The doco is a powerful look at how to stay together as a band, they do not drink and do drugs liberally, instead take their music seriously and give everything to the fans and into the albums. They always seem upbeat in their approach to life, and I was quite taken aback by the optimism of all concerned and it was refreshing. Being in a band and making millions should be an experience to savour, not be burdened with. The crew seem to love their work and do not take it for granted. There are none of the obligatory shots of semi naked girls or demonised shots of angry band members. Instead the band are more role models, though they know how to swear as much as the fans do. The performances are snippets of their greatest tunes, played in various venues, such as my beloved all time favourite Rime Of The Ancient Mariner. To see Dickinson piloting the Ed Force One plane is surreal and it follows a map and we are on the journey. We are also treated to a lot of info about piloting, and it is quite astonishing to see how accomplished a pilot Dicko has become. Because of his skills, the band are able to fly quickly to their destinations with all their equipment on the same plane, and this is groundbreaking.

This is the best doco I have seen on Iron Maiden. The bonus disc consists of full versions of all the songs featured in the film. A must for fans of the monsters of metal.

IRON MAIDEN The History Of Iron Maiden Part 1: The Early Days

Movie · 2004 · NWoBHM
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friso
Iron Maiden - The Early Days (2004), subject (1976-1983)

Such an amazing band!

I'm in love with Iron Maiden now for 10 years, it al started when I was eleven years old. I saw the band live once, during the tour to promote this dvd. This was the best show I've ever seen and might see in my live.

On this super-complete dvd we've got lot's of interesting Iron Maiden material, covering the first four albums and some footage of the band before the first album.

The Early Days documentary. This 90 minutes of documentary that shows the prehistoric times of Iron Maiden. All former band members are discussed, the reason line-up changed, the circumstances they were in, who the material came to be, etc. This way we learn that there was an Iron Maiden that only had Steve Harris playing in it of all the current members. Interviews with the now unknown former members (1976-1979) are done in nice settings and it's nice to hear their stories. Steve Harris reflects on a lot of subjects and early member Dave Murray is also to be seen in some interviews. The old footage and photo's are nice for Iron Maiden fans. This documentary also shows a short making of of the first four albums and the line-up changes that occurred during that period. This dvd is a real threat for fans and it's fun to watch for people who are new to the band. The process of the creation of such an important band is interesting and fun to watch.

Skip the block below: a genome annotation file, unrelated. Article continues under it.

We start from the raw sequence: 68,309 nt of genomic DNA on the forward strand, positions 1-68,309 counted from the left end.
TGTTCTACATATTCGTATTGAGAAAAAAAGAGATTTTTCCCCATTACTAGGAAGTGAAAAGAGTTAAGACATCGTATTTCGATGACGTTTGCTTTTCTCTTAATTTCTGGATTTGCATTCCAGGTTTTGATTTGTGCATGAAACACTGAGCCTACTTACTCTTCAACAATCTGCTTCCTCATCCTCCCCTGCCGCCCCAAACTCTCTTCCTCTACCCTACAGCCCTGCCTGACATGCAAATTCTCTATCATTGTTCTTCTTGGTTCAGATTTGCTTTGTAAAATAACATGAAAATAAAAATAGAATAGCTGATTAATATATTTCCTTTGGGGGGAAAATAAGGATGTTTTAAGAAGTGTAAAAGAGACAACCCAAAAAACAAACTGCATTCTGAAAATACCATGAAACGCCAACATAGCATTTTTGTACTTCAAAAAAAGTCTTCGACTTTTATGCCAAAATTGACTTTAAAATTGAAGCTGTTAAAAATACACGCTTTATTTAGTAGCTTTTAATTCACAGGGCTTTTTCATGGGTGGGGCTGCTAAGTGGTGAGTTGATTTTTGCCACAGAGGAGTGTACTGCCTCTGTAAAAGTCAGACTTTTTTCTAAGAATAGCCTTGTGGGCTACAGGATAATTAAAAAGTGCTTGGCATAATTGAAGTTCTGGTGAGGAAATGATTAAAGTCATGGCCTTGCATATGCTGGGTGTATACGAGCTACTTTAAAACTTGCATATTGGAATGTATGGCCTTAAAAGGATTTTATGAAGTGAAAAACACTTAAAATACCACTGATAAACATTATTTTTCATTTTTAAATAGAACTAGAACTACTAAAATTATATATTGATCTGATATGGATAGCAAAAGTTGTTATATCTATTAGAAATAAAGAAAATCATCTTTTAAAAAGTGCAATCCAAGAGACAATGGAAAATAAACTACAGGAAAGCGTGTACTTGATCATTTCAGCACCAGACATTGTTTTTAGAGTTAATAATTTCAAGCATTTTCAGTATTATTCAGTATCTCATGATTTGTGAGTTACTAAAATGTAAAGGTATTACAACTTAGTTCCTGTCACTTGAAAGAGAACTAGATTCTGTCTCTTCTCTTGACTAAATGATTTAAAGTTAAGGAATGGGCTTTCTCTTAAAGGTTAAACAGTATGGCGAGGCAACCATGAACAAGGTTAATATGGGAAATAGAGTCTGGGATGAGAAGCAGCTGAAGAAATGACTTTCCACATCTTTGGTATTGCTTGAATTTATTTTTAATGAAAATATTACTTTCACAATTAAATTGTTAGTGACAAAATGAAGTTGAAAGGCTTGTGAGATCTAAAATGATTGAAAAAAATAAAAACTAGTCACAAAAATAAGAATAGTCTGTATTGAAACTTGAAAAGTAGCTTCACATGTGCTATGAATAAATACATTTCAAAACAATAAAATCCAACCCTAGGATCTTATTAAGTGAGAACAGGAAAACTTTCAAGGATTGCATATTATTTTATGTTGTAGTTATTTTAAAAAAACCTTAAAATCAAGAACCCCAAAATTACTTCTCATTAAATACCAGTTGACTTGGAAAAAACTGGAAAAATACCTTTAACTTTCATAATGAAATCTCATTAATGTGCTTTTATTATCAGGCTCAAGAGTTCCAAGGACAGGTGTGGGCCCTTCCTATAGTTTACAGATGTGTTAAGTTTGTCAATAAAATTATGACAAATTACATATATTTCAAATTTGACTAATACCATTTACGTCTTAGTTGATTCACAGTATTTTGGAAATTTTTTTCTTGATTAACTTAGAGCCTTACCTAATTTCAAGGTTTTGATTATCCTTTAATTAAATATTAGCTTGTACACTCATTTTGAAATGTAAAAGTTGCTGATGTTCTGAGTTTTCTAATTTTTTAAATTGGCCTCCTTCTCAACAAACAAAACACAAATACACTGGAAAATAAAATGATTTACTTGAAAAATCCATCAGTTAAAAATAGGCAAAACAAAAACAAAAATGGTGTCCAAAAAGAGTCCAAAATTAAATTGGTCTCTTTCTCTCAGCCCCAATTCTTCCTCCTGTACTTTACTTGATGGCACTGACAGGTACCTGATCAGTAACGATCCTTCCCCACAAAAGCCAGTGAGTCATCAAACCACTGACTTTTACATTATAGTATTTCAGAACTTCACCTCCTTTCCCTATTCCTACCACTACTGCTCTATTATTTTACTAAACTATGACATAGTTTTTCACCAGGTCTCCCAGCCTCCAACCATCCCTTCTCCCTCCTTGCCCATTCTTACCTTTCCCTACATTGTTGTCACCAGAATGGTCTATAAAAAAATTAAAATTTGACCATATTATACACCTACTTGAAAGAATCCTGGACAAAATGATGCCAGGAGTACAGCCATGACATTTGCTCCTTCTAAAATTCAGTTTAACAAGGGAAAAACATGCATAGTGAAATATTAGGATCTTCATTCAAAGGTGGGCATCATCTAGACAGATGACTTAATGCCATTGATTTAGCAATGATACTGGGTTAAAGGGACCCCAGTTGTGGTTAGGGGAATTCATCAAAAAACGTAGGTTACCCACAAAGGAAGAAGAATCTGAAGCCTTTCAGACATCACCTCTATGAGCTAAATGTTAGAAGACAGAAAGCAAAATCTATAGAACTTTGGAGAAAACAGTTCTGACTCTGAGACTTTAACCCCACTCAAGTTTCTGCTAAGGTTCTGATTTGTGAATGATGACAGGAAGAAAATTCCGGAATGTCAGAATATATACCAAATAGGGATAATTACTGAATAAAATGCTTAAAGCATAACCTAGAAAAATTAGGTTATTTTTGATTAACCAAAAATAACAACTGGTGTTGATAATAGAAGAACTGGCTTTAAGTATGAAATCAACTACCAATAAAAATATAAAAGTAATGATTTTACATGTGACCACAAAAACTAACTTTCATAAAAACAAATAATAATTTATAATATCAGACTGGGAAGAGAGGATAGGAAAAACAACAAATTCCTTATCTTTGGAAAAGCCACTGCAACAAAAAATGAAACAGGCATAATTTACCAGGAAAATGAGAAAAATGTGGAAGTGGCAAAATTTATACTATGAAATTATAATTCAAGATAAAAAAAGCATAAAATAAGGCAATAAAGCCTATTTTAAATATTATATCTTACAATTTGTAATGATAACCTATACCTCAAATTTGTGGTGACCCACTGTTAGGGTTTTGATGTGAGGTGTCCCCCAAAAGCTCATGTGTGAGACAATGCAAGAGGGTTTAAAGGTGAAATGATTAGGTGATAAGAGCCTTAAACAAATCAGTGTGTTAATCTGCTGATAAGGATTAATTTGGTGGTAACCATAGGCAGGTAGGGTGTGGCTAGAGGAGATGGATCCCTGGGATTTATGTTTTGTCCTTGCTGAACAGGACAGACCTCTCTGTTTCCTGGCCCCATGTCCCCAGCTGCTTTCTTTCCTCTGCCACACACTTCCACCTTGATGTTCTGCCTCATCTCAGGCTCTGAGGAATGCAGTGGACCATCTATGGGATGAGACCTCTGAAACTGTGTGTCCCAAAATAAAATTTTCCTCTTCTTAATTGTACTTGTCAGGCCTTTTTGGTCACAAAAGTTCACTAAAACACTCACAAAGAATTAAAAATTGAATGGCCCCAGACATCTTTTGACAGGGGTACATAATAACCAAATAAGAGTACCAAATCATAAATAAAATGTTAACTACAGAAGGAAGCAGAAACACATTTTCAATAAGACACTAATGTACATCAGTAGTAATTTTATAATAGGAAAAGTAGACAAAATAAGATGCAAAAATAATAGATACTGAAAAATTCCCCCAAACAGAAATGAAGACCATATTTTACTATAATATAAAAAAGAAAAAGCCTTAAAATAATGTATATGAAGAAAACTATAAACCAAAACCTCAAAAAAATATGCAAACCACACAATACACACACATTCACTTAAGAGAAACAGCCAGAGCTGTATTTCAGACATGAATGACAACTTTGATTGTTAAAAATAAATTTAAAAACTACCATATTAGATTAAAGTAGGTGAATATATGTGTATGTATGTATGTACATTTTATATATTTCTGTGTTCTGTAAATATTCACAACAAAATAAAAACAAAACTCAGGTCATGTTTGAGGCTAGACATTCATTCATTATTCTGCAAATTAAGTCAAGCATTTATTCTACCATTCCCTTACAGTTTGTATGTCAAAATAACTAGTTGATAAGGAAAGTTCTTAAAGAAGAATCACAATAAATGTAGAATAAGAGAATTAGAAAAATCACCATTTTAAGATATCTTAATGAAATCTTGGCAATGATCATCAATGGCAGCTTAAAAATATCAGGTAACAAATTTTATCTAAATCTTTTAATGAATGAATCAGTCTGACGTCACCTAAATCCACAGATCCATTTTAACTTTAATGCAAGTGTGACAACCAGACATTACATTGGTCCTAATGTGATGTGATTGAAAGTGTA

LIVE AT THE RAINBOW, Filmed at The Rainbow, London, December 1980 This is pure gold! This set shows Iron Maiden playing seven songs from their first two albums, though Killers wasn't record yet. This particular part of dvd is mega-essential because of the wild performance of lead singer Paul di'Anno. There isn't any better footage of the band in this phase of the band! Iron Maiden plays very motivated, the songs are great and the people enthusiastic. They were so good in their early days! As I said, essential for both fans and people who like the metal/hard rock genre.

BEAST OVER HAMMERSMITH, Filmed at Hammersmith Odeon, London, March 1982 One of the early shows Iron Maiden performed during the time Bruce Dickinson had joined the band and The Number of the Beast came to be. Iron Maiden plays unbelievably motivated and this can be seen as the one of the highlights of Iron Maiden's and vocalist Bruce Dickinson's career! Most tracks are from The Number of the Beast and the material is fresh! It's also nice the band included the important b-side Total Eclipse in their set. Essential metal footage.

LIVE AT DORTMUND, Filmed at Rock and Pop Festival, Dortmunde, Westenfalle, Germany, 1983 This concert was recorded during the Piece of Mind tour. Most songs originate from this album. Though the footage is almost as good as the Beast over Hammersmith from 1982, it's lacks some of it's bombastic enthusiastic power of Hammersmith. Still this is a very interesting show and fans will appreciate this very much!

EXTRA'S The first five clips of Iron Maiden and some top of the pops performances are nice, but they are less hard to find then the gigs on dvd one. Still a great bonus to complete the release.

LIVE AT THE RUSKIN, Home Video filmed at The Ruskin Arms, 1980 This is home video footage of the band in an early stage. This might only appeal to hard-core Iron Maiden fans for it's historical value.

Conclusion. This is the meaning of completeness! This is everything I could ever ask for, concerning the theme of this dvd. Five stars without doubt. Every fan should own this and others might be surprised on how energetic and complete this release is.